I was born and raised in a small town in the Adirondacks called Mayfield. In elementary school, I was the only Jew in my class. When we sang in the school assembly in December, we sang several Christmas carols; but to make sure I didn’t feel like the odd one out, the teachers included two songs about Hannukah. All the students would look at me and smile as we sang. After an anti-semitic incident in junior high, I transferred to a nearby school, in Gloversville, New York where I went to Hebrew school and was bar-mitzvahed (in that school, I was one of three Jews in my grade).
Why do I mention any of this in a reflection on Chaim Topol?
Both of my parents and most of my family are Jews from New York City. But besides Annie Hall (1977), Mad Magazine, and Hebrew School classes after school that I barely focused on (save for the units on the Holocaust), I had little exposure to Jewishness as a child. The movie, Fiddler on the Roof (1971), however, was one of the most Jewish things I ever saw. It was even staged at one of my schools. The songs, the dancing, the story all intrigued me and made me feel ok about being an American Jew. My non-Jewish videographer included parts of the soundtrack in my Bar Mitzvah Video (at the beginning and end). It seemed to have brought me into an appreciation of “tradition” and life.
Later in life, after I was an undergrad, I found out for myself what Judaism was all about by going to Yeshiva and taking on a more observant lifestyle. Be that as it may, it was this film that gave me my first vague sense of what Jewishness I came from…in old Europe. I always wondered what life was like there, before the Holocaust.
I was intrigued with the Tevye character played so wonderfully by Chaim Topol. He was so full of life, so reflective, honest, and self-deprecating. Since Woody Allen’s and Mel Brooks’ films, as well as Mad Magazine, were my pop cultural guides to Jewishness, I always wondered how Tevye measured up. Was he a schlemiel like most characters in these films or caricatures in Mad?
We need to look at the original inspiration for the Broadway / Hollywood character by turning to Shalom Aleichem, who wrote these stories in the wake of pogroms and before the Holocaust.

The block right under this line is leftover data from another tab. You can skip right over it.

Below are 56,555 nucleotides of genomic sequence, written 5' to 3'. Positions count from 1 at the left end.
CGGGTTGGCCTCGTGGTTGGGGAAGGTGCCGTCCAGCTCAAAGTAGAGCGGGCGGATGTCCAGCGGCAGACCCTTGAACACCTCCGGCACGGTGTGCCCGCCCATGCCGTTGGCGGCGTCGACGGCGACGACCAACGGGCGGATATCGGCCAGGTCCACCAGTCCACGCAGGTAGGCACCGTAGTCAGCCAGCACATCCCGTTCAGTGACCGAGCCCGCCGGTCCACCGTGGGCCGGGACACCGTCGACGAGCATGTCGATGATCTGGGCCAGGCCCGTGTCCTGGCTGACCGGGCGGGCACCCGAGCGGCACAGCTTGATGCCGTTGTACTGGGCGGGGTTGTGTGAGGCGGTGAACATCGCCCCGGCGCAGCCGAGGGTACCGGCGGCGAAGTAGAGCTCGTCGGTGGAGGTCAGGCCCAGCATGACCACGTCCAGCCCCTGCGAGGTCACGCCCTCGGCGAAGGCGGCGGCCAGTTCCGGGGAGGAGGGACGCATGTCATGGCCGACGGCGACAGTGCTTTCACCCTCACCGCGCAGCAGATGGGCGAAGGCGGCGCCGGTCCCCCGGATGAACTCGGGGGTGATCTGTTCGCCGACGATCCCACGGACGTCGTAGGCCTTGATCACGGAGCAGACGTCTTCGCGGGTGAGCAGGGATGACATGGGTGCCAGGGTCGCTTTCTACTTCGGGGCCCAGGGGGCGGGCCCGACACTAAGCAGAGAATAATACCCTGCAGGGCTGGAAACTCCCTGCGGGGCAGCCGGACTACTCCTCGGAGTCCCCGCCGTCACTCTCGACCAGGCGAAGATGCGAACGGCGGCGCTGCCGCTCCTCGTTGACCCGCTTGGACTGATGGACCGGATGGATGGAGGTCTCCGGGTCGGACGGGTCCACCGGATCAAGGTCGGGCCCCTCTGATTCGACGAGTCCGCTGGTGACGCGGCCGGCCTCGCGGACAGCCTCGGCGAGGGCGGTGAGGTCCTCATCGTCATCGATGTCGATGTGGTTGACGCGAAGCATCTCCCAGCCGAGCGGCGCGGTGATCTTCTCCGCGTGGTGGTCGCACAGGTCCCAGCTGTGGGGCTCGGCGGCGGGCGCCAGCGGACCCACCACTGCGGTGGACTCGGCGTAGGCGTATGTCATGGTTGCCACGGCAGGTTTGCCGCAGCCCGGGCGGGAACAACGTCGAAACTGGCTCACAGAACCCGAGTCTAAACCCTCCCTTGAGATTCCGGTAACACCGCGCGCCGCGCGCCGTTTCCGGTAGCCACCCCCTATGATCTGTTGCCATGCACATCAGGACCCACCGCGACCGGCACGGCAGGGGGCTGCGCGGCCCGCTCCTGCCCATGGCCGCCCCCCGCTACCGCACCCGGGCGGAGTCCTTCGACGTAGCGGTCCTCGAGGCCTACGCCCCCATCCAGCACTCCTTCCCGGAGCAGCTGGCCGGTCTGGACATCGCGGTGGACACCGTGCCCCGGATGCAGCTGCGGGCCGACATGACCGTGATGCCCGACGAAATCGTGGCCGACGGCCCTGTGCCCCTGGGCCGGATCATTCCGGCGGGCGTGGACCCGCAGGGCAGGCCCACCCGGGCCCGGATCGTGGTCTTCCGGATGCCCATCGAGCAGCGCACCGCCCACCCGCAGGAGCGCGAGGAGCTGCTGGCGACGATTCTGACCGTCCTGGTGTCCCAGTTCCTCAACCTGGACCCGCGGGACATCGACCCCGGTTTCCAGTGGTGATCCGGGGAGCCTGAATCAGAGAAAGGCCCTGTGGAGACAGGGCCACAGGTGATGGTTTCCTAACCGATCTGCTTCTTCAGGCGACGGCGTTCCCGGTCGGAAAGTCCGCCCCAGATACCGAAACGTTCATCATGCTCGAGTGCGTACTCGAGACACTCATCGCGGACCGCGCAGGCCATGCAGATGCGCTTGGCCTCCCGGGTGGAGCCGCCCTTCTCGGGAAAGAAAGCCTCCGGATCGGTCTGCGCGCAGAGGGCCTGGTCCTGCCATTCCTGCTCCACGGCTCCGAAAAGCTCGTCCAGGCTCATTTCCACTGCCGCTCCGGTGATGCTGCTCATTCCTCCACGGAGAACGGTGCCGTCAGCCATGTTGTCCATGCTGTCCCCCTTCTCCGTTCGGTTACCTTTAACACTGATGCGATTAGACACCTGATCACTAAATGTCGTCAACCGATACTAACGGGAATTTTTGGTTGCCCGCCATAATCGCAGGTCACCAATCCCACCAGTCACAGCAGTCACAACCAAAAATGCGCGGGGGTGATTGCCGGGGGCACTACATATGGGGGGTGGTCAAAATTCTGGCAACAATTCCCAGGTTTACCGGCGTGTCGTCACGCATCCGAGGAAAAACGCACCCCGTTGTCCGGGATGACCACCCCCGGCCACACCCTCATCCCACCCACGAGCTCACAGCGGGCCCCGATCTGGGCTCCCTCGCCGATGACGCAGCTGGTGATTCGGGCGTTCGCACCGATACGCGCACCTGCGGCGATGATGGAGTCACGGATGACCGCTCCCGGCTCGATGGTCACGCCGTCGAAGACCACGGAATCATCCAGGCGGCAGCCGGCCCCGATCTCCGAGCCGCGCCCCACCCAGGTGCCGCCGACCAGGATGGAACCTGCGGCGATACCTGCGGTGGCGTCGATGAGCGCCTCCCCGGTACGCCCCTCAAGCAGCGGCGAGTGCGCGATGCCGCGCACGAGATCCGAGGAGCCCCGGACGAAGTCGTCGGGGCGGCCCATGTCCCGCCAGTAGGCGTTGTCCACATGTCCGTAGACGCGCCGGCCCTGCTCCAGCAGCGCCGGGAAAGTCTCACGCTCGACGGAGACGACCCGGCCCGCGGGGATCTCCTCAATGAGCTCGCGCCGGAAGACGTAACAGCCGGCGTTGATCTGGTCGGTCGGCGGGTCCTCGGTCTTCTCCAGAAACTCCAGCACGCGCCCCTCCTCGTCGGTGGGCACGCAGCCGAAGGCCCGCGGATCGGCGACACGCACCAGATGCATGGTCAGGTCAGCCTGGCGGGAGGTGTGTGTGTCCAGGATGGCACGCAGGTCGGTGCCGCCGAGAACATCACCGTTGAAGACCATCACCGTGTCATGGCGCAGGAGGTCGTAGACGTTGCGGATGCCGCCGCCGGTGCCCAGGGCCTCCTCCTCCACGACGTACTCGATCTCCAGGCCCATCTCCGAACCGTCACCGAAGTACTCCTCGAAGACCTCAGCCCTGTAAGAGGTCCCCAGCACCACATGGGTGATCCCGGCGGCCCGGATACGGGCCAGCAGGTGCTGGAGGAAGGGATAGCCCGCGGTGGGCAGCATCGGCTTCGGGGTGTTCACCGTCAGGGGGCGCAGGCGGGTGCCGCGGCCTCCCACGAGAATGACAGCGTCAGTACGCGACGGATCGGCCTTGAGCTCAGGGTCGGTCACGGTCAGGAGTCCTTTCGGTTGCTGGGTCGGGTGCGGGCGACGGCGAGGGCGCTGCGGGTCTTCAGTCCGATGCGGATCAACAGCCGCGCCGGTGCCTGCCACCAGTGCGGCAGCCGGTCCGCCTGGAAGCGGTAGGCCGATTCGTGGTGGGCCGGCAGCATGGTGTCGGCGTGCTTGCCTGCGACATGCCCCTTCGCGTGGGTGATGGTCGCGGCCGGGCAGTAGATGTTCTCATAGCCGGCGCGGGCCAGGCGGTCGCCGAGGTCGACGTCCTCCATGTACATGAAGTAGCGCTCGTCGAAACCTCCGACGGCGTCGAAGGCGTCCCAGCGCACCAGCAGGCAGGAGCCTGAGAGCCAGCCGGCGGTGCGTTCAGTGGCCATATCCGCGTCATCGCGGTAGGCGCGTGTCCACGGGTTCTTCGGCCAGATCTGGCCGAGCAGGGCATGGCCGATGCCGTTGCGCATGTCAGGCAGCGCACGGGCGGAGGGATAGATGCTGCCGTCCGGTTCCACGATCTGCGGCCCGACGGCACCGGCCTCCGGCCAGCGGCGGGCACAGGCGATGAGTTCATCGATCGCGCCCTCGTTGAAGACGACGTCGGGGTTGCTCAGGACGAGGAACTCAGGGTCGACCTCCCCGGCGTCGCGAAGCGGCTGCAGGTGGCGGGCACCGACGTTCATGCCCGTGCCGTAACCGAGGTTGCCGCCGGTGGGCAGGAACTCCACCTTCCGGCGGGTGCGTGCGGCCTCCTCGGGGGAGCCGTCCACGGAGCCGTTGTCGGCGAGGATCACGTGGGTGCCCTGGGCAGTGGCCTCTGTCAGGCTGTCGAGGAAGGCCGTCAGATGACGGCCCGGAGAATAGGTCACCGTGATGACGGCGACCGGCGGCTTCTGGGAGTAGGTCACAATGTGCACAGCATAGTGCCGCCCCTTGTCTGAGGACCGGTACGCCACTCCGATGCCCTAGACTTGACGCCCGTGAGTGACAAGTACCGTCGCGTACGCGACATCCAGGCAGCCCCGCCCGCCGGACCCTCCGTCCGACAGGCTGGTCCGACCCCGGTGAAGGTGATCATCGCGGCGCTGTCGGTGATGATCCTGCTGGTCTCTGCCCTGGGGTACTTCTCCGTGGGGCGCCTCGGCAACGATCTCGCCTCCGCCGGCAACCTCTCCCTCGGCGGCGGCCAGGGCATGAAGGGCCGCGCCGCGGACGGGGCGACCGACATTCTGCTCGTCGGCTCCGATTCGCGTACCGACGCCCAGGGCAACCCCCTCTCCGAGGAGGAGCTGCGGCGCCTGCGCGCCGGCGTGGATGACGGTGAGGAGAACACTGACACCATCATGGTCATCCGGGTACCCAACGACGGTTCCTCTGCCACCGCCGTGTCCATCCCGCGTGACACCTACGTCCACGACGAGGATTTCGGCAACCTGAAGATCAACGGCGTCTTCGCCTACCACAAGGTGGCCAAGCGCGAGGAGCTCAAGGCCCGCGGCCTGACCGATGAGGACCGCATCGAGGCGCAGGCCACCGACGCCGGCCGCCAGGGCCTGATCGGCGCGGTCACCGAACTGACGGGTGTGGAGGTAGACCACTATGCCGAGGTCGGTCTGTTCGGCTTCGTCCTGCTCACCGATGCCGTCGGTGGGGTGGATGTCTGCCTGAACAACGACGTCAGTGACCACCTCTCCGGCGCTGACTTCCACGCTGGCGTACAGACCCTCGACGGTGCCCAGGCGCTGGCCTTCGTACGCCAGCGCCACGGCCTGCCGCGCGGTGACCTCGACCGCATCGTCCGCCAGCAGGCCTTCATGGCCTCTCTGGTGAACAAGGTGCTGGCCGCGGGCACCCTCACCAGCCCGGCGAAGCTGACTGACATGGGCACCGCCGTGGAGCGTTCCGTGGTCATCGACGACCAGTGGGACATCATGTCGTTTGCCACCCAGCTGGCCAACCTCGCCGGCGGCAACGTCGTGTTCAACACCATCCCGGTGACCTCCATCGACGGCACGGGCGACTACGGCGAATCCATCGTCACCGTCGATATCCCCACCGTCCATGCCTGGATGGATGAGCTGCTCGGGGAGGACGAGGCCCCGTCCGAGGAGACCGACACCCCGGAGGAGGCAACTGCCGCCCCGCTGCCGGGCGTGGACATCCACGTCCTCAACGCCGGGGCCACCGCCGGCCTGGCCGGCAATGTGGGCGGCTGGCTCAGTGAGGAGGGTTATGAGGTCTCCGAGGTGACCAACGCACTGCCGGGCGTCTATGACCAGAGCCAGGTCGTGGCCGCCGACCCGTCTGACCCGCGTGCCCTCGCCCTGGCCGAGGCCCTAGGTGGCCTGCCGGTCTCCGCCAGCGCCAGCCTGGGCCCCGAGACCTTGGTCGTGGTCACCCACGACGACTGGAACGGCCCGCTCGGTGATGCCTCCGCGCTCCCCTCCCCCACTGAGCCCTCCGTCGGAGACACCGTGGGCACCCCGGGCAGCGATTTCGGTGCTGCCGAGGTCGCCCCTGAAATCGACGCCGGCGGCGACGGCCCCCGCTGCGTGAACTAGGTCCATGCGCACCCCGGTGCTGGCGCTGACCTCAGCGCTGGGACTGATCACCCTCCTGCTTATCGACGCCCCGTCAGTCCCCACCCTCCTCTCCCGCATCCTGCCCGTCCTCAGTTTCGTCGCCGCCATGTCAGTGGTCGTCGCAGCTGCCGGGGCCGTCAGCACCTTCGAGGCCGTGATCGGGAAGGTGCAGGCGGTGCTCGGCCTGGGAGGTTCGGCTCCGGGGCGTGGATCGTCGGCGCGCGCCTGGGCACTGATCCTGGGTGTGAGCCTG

Ruth Wisse, in The Schlemiel as Modern Hero, doesn’t think so. She contrasts Tevye to the character Menahem Mendel and sees Tevye as the embodiment of a schlemiel (who lacks insight into his condition) and his opposite (who does). Tevye, unlike the schlemiel character, experiences “ironic resignation” while also having an “elemental life instinct”:
I.L. Trunk distinguishes between these two heroes: Menahem Mendl, he says, is pure instinct. Unlike Tevye the Dairyman, he does not experience ironic resignation, or ironic faith: he ‘expresses the elemental life instinct which does not see its tragic perspectives.” But taken together, Menahem Mendl and his wife Sheyne Sheyndl, do create the ironic juxtapositions that Tevye expresses in his own person, allowing the reader to weigh the fierce optimism against a tragic perspective. Together they represent two extremes of faith and failure. (56)
For Sander Pinsker, in his book The Schlemiel as Metaphor, Tevye is a character who “best captures the tragic-comic sprit of the Diaspora”(32) when he says, “With God’s help I starved to death – I and my wife and children – three times a day, not counting supper”(32). Pinsker says – playing on Nietzsche in the Birth of Tragedy – that Tevye gives “tragic affirmation a new twist.”
For Pinsker, like Wisse, Tevye is a figure of faith:
With the world of the shtetl all but disintegrated and ‘modern children’ threatening to abandon its traditions entirely, Tevye not only continues to pattern his life on the Old Ways, but he also has a perfect faith that the Old Ways will somehow prevail. (36)
But he is a schlimazel because history ruins his life and his family. He loves them all, but he is the last person to preserve faith in the midst of rapid change. Aleichem wrote these tales before the Holocaust. That Europe is gone. But the spirit of Tevye, so beautifully embodied and preserved for the ages by Chaim Topol is with us.
What I loved about Chaim Topol’s performance of faith was how he embodied it through his acting. His joy and his tribulations, embodied through his “tragic affirmation,” gave me hope. One can be bold and Jewish in America, I thought, but how? Through theater? Literature? Film? A religious life?
To be sure, the film and the play are a part of what Sidrah DeKoven Ezrahi, in her book, Booking Passage: Exile and Homecoming in the Jewish Imagination, of a general post-WWII construction of a “virtual shtetl” – as we see with the popularity of I.B. Singer’s fiction, Irving Howe’s World of our Fathers, his Yiddish Anthology, new translations of Yiddish writers, etc – which emerged after the European shtetl and its Jewish culture were obliterated by the Nazis. For her, it is a form of nostalgia since that world is gone for good.
Be that as it may, the film and play touched the hearts of millions of people, Jews and non-Jews. Topol gave it new meaning and purpose. It is a past that means a lot to us insofar as we imagine it to be on the threshold of a rich Yiddish culture and an ancient faith that was challenged by history, pogroms, anti-semitism, etc. The point is to remain strong in the face of it all and to make a “tragic affirmation” of faith when it seems to have run its course.
Rest in peace, Chaim. Baruch Dayin Ha’emes.
You changed the world and gave us an embodiment of Jewish life, faith, and culture that inspired many Jews, like myself, to look deeper into their Jewishness.